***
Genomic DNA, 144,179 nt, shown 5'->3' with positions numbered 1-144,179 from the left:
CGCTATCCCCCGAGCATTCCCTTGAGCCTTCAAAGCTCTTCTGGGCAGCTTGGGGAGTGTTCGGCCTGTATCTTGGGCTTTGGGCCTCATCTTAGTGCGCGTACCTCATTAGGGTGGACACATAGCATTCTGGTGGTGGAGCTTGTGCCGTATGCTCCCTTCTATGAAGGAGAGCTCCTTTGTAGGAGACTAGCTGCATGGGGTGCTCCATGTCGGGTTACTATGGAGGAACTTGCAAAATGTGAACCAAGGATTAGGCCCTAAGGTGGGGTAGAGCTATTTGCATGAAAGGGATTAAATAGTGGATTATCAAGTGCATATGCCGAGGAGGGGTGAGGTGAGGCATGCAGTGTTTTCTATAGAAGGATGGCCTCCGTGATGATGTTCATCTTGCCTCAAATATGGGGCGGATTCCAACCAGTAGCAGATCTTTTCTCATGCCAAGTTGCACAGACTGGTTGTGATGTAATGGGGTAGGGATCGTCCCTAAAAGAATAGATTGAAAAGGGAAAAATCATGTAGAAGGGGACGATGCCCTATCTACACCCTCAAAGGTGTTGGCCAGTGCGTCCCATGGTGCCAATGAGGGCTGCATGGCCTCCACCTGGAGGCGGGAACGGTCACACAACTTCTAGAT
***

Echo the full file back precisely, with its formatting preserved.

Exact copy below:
Genomic DNA, 144,179 nt, shown 5'->3' with positions numbered 1-144,179 from the left:
CGCTATCCCCCGAGCATTCCCTTGAGCCTTCAAAGCTCTTCTGGGCAGCTTGGGGAGTGTTCGGCCTGTATCTTGGGCTTTGGGCCTCATCTTAGTGCGCGTACCTCATTAGGGTGGACACATAGCATTCTGGTGGTGGAGCTTGTGCCGTATGCTCCCTTCTATGAAGGAGAGCTCCTTTGTAGGAGACTAGCTGCATGGGGTGCTCCATGTCGGGTTACTATGGAGGAACTTGCAAAATGTGAACCAAGGATTAGGCCCTAAGGTGGGGTAGAGCTATTTGCATGAAAGGGATTAAATAGTGGATTATCAAGTGCATATGCCGAGGAGGGGTGAGGTGAGGCATGCAGTGTTTTCTATAGAAGGATGGCCTCCGTGATGATGTTCATCTTGCCTCAAATATGGGGCGGATTCCAACCAGTAGCAGATCTTTTCTCATGCCAAGTTGCACAGACTGGTTGTGATGTAATGGGGTAGGGATCGTCCCTAAAAGAATAGATTGAAAAGGGAAAAATCATGTAGAAGGGGACGATGCCCTATCTACACCCTCAAAGGTGTTGGCCAGTGCGTCCCATGGTGCCAATGAGGGCTGCATGGCCTCCACCTGGAGGCGGGAACGGTCACACAACTTCTAGAT